Obesity Increases Risk of Kidney Failure
Greater body mass index a risk factor for end-stage renal disease
TUESDAY, Jan. 3 (HealthDay News) -- Obesity increases the risk of kidney failure, according to study findings published in the Jan. 3 issue of the Annals of Internal Medicine.
Chi-yuan Hsu, M.D., of the University of California, San Francisco, and colleagues analyzed data on 320,252 adults who had height and weight measured during check-ups between 1964 and 1985. The patients were members of Kaiser Permanente of Northern California, a large, integrated health-care delivery system.
The researchers found a total of 1,471 cases of end-stage renal disease. After adjusting for age, sex, smoking status, heart disease, serum cholesterol and other variables, the investigators found that higher body mass index was a risk factor for end-stage renal disease.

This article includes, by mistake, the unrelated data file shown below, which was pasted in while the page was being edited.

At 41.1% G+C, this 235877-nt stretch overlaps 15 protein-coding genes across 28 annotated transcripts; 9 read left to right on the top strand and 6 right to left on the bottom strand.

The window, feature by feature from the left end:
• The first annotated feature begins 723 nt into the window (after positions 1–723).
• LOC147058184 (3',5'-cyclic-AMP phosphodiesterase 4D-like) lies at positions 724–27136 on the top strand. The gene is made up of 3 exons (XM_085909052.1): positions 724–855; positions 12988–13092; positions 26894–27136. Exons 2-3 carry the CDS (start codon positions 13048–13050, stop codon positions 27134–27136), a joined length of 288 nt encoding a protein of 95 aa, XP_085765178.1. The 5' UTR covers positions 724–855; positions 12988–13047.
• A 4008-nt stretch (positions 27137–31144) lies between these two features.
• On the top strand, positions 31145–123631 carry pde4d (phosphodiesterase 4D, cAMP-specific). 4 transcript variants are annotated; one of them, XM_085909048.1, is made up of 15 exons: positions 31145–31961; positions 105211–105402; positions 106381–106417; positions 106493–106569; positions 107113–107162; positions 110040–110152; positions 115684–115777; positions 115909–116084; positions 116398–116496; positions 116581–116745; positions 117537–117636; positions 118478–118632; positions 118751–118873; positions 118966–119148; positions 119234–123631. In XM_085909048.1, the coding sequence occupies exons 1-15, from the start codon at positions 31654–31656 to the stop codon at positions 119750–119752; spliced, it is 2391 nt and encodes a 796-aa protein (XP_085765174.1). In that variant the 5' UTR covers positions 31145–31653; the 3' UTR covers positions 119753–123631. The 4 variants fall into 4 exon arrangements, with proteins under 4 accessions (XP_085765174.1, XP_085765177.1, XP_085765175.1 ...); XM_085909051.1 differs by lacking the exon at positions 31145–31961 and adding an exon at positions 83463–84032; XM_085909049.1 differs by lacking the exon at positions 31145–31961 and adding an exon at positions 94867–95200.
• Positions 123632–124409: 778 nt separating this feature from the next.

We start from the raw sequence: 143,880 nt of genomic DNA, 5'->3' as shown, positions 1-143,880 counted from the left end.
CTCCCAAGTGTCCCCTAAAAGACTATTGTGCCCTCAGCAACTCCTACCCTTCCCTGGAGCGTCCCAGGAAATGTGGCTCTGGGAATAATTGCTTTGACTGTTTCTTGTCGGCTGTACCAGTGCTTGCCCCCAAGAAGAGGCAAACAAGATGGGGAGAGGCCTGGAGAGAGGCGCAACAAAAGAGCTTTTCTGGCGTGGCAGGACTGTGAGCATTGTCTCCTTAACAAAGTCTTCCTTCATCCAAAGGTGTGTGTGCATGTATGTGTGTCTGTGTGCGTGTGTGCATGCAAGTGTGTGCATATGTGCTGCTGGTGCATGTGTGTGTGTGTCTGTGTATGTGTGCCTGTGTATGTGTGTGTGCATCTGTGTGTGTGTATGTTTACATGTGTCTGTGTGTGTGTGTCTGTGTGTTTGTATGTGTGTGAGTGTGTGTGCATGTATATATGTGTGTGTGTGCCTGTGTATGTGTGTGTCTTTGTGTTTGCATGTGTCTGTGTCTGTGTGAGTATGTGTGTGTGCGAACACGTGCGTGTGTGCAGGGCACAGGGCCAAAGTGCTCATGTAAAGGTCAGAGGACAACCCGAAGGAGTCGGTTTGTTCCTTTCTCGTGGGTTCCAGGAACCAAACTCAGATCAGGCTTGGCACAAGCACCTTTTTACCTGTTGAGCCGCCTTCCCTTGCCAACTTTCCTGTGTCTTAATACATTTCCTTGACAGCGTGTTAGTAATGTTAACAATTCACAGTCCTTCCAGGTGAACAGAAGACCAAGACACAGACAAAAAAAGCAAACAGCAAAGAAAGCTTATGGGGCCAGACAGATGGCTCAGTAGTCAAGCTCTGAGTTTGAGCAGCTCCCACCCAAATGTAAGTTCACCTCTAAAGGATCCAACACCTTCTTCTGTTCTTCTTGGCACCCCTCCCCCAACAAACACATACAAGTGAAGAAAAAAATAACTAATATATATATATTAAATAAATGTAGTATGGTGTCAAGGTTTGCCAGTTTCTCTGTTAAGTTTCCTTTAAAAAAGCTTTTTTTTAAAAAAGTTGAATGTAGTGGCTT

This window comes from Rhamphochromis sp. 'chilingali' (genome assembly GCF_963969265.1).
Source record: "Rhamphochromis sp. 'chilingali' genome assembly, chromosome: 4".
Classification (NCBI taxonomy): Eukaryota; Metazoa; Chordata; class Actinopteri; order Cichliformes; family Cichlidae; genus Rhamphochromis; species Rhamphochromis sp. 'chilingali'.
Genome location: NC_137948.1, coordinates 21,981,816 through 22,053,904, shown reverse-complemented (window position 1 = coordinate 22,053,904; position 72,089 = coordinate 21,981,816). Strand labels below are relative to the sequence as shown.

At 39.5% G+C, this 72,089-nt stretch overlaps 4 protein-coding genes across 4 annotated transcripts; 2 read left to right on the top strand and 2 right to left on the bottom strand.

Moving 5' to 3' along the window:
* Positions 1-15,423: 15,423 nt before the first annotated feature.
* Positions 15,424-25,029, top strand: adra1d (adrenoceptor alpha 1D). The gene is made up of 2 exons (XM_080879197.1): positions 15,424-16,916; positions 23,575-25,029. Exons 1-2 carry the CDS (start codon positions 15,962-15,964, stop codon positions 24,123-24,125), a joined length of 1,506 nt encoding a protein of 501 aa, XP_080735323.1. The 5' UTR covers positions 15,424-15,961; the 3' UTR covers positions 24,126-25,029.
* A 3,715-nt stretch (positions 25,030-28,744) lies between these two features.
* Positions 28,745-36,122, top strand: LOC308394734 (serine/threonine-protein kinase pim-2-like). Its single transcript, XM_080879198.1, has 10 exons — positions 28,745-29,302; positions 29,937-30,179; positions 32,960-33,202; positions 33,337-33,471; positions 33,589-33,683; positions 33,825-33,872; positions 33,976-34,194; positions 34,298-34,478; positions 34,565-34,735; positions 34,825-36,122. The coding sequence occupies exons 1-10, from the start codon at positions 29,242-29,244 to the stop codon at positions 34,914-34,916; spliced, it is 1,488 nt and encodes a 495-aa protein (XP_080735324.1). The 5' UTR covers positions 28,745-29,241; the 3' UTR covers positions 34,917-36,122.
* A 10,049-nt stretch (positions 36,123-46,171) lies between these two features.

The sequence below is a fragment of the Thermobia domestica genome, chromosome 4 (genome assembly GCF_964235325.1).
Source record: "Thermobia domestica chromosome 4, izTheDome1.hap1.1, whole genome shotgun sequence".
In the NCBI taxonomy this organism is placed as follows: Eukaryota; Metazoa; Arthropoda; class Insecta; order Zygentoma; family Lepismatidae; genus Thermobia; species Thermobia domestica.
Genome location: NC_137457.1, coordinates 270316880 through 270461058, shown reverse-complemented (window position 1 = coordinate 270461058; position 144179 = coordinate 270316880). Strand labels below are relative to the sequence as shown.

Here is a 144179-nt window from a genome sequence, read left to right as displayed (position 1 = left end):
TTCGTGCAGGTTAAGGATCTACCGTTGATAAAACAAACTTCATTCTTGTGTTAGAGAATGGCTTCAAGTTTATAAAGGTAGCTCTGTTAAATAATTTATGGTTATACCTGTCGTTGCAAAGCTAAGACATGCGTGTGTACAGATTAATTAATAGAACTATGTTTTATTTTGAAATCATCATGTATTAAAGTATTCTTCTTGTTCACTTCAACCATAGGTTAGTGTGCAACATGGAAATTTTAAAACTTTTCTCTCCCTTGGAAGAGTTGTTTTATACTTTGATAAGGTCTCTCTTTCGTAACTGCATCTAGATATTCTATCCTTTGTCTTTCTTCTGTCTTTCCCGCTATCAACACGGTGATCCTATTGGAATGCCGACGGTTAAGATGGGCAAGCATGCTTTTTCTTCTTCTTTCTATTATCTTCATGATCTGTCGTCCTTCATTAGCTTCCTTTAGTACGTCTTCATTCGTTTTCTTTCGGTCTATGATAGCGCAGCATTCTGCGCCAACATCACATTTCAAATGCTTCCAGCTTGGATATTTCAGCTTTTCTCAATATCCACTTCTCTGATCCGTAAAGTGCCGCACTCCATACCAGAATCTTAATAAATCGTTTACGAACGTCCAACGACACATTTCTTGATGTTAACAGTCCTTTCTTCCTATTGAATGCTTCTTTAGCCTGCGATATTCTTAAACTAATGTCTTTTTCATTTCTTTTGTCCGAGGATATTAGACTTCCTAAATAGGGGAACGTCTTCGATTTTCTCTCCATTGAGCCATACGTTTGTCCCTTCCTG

Compared to people with normal weight (BMI of 18.5 to 24.9 kg/m2), the researchers found an adjusted relative risk for end-stage renal disease of 1.87 in the overweight group (BMI of 25 to 29.9 kg/m2), 3.57 for class I obesity (BMI 30 to 34.9 kg/m2), 6.12 for class II obesity (BMI 35 to 39.9 kg/m2), and 7.07 for the extremely obese (BMI of 40 kg/m2 or more).
"High BMI is a common, strong and potentially modifiable risk factor for end-stage renal disease," the authors write.